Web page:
Whatever happens, do not catch the eye of the child who peers at you from the seat in front. Last month, my husband made that mistake. The child insisted on standing on his seat and staring at us. Children have a sixth sense when it comes to grumpy old people like me and my husband. They are like cats who know you are allergic to them, yet insist on purring around your feet or launching themselves into your lap while you sneeze uncontrollably.

This child was no exception. I tried to warn my husband: You should never engage in face-pulling or chat with them. They will find you even more intriguing. My husband made the mistake of snarling. The child loved that. The toddler then insisted on popping up and pulling faces at us throughout the flight—all four hours and thirty-seven minutes of it.

Do not get me wrong; I like children. I am just less tolerant of them than I used to be, especially when I want some quiet time. My advice is to ignore them and whatever you do, do not smile or growl at them.

Be prepared for the flight. Take earplugs to drown out noise or earbuds so you can listen to music. Buy your other half two miniature bottles of whisky as soon as the trolley appears to ensure they fall into a slumber, or grit your teeth tightly and distract him or her with the following trivia facts:

 You can fit 45 mid-size cars on only one wing of a Boeing 747-400.

  • There are approximately 200,000 flights every day around the world.
  • You can fit six million golf balls inside a Boeing 757 freighter.
  • One windshield or window frame of the Boeing 747-400’s cockpit costs as much as a BMW. (Not sure which model of BMW they mean. I expect they don’t mean the second-hand one for sale near our house. It has done 100,000 miles, is several shades of faded red and is a bargain at £700.)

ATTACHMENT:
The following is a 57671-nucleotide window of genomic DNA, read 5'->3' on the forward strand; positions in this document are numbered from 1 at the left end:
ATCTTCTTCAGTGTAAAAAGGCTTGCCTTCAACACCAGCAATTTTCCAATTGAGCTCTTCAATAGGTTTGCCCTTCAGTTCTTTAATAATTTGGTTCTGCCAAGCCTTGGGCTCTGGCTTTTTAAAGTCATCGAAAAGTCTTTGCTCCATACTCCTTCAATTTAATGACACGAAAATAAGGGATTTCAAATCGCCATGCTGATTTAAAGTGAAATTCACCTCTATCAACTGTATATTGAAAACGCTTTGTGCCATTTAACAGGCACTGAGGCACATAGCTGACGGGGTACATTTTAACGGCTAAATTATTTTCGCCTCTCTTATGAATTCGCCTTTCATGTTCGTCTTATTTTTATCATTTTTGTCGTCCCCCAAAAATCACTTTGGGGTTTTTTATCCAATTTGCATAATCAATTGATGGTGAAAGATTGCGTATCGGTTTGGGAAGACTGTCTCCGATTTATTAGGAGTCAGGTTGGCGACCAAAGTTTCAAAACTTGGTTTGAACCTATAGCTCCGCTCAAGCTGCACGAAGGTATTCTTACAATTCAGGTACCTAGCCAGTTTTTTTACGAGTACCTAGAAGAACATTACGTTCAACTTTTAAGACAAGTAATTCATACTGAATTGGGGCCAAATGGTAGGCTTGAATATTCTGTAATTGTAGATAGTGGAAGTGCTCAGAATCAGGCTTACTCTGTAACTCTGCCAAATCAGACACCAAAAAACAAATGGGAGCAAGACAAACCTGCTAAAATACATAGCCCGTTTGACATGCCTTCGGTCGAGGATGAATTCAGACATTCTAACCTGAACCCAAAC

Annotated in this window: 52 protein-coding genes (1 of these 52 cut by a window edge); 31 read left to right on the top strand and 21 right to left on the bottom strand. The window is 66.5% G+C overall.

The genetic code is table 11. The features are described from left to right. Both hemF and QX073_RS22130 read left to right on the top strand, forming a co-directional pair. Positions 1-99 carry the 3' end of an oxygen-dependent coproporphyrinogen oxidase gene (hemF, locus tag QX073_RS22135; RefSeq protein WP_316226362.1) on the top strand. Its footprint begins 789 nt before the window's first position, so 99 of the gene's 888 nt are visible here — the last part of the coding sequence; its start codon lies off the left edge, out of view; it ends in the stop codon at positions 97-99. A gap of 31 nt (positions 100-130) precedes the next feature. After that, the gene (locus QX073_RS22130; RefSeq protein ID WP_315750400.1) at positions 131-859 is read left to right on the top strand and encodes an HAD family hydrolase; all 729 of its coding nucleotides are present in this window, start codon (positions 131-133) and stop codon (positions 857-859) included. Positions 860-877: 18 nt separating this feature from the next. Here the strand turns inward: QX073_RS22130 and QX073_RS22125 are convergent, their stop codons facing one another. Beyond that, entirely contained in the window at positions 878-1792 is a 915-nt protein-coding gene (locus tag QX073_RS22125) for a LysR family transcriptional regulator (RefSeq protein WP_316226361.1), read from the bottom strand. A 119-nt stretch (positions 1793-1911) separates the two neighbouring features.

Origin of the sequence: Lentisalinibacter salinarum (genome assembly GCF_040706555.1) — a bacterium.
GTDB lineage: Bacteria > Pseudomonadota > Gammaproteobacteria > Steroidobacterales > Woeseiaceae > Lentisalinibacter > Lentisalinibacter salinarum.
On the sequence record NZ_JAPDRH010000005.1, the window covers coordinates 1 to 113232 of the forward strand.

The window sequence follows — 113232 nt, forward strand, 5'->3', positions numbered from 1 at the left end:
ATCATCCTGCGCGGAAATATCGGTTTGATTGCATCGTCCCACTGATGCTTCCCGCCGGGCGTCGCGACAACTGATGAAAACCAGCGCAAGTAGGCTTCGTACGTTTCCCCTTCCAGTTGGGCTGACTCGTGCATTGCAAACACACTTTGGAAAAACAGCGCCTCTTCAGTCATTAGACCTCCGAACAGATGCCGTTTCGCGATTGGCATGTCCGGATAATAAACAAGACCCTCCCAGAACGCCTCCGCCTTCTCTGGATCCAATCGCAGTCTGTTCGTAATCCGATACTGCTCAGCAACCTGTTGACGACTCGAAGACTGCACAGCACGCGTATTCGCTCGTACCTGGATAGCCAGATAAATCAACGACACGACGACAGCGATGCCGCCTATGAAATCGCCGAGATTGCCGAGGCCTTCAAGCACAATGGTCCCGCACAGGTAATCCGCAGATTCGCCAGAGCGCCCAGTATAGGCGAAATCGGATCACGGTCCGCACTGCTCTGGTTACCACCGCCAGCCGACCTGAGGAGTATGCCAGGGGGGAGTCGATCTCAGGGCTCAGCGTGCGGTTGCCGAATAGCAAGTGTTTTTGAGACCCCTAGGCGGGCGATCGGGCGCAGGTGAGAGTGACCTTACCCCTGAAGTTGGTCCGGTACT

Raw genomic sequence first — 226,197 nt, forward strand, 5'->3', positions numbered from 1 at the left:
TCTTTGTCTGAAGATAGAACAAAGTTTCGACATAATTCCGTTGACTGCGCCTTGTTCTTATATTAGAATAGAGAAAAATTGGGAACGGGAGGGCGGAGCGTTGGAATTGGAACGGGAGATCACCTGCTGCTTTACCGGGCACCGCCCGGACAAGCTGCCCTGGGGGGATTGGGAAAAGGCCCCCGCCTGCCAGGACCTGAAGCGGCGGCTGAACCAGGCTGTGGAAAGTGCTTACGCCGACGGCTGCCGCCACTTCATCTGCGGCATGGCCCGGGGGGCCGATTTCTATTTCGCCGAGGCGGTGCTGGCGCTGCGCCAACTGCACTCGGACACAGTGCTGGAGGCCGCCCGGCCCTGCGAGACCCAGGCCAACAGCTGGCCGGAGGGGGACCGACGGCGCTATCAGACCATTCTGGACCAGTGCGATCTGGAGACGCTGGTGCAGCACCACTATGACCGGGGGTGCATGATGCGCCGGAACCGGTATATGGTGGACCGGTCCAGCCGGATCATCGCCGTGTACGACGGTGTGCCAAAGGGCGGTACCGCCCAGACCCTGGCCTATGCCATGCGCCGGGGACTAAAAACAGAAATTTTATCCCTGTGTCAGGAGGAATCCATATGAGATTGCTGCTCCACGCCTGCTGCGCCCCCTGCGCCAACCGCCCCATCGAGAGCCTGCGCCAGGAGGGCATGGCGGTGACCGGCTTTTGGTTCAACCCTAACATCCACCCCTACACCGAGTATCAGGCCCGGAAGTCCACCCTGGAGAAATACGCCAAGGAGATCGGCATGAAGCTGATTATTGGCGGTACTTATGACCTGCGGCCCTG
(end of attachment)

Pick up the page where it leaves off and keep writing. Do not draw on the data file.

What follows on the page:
• When Concorde used to fly over the Middle East on the early Bahrain routes, there were complaints that the sonic booms upset the camels and ruined their sex lives. (I am curious as to how the locals discovered this fact.)
  • Your tea on an aeroplane will taste funny because proper tea is made with water that has been heated to 100 degrees centigrade — the temperature at which it boils on the ground. Unfortunately, in the reduced-pressure environment of an aircraft cabin, the boiling point of water is lowered to around 90 degrees centigrade, which means that the brewing process is unsatisfactory. Good reason to have a bottle of wine instead.
  • The world’s oldest airline is KLM, established in 1919. Its first flight between Amsterdam and London took place on 17th May, 1920.
  • A man once wore seventy items of clothing in a Chinese airport to avoid the baggage charge. No, it was not a Ryanair flight.
  • British Airways lost the luggage of an average nine passengers on every jumbo jet flight in the first half of 2008, according to a study by the Association of European Airlines.
  • The wingspan of the A380 is longer than the aircraft itself. Wingspan: 79.75 metres. Length: 72.72 metres.
  • British Airways was once the world’s largest purchaser of champagne, with passengers drinking a minimum of 90,000 cases every year. (I wonder if they purchased all this champagne by selling the contents of the suitcases they lost in 2008.)
  • It took him two years, but Michael Lotito, a French entertainer, ate a Cessna 150. Lotito deliberately ate indigestible objects, such as bicycles, beds, shopping carts, chandeliers, a coffin, and the aforementioned Cessna 150, among other things. He said these things were not a problem, but bananas and hard-boiled eggs gave him indigestion.

Have you buckled up? Time to head off to your chosen destination.

“As you exit the plane, please make sure to gather all of your belongings. Anything left behind will be distributed evenly among the flight attendants. Please do not leave children or spouses.”